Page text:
Boston Mayor Michelle Wu is revamping the city’s requirements for commercial developers to support daycare and early childhood programs.

The executive order clarifies the requirements for on-site day care facilities and a fee to support off-site programs for new commercial developments in 14 zoning districts in and around downtown Boston. Affordable day care is increasingly out of reach for working families, Wu said.

“Every worker in Boston should have access to the types of support that this program and place represents,” Wu said during a press conference at Boston City Hall’s childcare center, created in 1989 by former Mayor Raymond Flynn.

New commercial buildings are required to set aside space for day care centers on-site or pay a cash-out fee to support existing or new programs off-site, which would average $400,000 for a typical new building. The program will generate an estimated $800,000 to $1 million a year based upon the current pace of development, Wu said.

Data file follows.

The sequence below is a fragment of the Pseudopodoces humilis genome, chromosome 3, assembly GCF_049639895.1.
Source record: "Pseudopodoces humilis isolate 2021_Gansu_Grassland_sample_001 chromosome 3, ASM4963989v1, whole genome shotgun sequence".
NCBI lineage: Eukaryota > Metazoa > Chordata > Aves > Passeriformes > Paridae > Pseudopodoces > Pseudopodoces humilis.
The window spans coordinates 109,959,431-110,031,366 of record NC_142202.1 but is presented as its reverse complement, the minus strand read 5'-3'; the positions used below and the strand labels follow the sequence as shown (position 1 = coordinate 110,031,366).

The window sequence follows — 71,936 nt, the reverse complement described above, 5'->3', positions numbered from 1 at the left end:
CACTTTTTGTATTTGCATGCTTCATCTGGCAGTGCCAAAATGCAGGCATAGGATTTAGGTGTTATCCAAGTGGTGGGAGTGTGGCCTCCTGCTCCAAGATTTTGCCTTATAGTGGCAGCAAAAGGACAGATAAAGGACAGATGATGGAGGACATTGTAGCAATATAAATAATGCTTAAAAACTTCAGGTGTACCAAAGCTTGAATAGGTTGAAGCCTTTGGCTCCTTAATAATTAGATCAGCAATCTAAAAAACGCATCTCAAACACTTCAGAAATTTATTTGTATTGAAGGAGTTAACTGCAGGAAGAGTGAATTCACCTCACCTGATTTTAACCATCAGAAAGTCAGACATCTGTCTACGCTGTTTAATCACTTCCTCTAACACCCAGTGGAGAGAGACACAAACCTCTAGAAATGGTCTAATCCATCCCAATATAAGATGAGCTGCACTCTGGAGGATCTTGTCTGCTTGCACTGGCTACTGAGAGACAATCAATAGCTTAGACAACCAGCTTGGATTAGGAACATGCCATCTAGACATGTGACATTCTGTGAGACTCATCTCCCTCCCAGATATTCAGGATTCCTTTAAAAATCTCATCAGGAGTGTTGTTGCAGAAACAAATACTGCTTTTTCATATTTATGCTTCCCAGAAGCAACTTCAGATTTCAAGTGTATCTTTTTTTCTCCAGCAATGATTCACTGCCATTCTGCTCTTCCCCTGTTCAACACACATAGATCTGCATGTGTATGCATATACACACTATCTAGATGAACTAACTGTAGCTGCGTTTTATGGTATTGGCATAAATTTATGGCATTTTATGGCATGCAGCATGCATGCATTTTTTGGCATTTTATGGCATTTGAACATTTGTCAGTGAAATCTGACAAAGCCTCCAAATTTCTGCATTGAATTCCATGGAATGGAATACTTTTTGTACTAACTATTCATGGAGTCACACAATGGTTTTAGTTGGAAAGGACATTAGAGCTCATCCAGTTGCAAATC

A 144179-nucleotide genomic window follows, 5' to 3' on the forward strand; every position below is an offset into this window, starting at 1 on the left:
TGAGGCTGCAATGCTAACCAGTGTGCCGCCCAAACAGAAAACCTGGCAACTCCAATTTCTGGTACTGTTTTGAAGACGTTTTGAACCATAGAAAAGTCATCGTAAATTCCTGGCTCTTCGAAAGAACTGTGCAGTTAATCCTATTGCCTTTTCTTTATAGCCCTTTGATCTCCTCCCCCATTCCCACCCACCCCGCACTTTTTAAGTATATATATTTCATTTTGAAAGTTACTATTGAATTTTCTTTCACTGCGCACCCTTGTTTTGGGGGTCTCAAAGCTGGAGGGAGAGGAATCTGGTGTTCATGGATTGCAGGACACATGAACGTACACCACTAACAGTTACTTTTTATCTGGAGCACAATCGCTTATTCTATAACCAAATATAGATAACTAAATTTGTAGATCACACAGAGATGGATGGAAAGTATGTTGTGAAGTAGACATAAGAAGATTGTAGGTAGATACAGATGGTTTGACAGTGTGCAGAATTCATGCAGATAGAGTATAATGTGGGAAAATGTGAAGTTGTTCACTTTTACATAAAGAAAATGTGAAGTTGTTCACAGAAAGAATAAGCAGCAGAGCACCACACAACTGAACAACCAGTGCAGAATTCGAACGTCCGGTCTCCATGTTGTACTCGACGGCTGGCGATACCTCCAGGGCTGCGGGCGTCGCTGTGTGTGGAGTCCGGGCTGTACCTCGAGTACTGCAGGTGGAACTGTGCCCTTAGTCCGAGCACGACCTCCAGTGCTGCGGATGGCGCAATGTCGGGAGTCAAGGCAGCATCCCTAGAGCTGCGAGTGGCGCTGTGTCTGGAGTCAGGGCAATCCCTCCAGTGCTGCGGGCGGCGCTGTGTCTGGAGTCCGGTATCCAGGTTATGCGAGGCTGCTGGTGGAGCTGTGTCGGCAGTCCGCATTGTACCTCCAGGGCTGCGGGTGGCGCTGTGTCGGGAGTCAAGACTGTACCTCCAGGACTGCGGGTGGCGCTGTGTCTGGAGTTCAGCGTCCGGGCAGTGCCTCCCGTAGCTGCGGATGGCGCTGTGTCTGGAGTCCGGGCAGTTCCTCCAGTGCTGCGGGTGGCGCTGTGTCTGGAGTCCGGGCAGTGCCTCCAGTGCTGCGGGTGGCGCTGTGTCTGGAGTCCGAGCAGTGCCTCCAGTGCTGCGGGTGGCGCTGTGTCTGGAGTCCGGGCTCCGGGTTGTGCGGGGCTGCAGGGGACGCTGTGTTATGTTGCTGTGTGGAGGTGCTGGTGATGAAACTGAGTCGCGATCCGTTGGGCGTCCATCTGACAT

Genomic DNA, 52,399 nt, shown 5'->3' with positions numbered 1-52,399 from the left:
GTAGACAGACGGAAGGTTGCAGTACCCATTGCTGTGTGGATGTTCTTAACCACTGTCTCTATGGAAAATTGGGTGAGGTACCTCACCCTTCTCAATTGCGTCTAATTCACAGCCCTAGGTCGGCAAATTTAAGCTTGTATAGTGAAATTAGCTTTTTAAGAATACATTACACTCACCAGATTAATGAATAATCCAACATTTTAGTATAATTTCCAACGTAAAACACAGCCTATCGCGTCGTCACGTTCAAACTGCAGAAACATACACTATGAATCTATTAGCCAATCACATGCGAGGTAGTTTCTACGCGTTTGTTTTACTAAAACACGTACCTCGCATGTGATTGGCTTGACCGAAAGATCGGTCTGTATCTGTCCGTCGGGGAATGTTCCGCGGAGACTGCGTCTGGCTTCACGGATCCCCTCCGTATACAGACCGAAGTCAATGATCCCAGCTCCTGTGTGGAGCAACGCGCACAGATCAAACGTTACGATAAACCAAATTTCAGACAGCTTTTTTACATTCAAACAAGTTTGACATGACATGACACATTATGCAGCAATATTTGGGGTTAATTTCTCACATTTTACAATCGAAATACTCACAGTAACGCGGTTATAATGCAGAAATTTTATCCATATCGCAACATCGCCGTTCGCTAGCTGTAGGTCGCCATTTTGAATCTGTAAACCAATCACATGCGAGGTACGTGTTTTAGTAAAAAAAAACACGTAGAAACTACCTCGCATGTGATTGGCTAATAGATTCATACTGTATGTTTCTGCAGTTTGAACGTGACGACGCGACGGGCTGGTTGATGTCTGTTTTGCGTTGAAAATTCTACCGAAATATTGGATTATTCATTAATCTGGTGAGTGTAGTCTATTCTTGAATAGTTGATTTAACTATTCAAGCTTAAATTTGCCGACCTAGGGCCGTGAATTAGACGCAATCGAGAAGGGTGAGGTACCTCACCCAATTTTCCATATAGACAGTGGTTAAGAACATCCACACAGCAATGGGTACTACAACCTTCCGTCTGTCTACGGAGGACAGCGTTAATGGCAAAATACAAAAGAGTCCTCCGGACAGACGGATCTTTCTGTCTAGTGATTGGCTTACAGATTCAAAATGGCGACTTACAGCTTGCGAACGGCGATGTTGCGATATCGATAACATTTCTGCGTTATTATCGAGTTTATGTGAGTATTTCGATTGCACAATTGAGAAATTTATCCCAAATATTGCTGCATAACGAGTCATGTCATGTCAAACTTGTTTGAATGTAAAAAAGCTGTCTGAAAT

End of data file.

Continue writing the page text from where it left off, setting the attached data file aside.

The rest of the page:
The funding could be used to bolster staffing at child care programs that have insufficient staff, Wu said.

In the Leather District, for example, new buildings with 100,000 to 200,000 square feet are required to include set aside 2 percent of their gross floor area for day care. The requirement expands on a sliding scale to a minimum 12,000 square feet for projects that are at least 1 million square feet.

A Boston Planning & Development Agency official said existing regulations will be updated to provide clear and transparent guidance to developers on what’s required.

“This is a theme that applies to many of our development requirements in Boston,” said Devin Quirk, the BPDA’s deputy chief of development and transformation.

The executive order clarifies the existing zoning language and places the Boston Office of Early Childhood in charge of how the off-site fees are distributed.

Wu Updates Daycare Requirements for Commercial Developments

by Steve Adams time to read: 1 min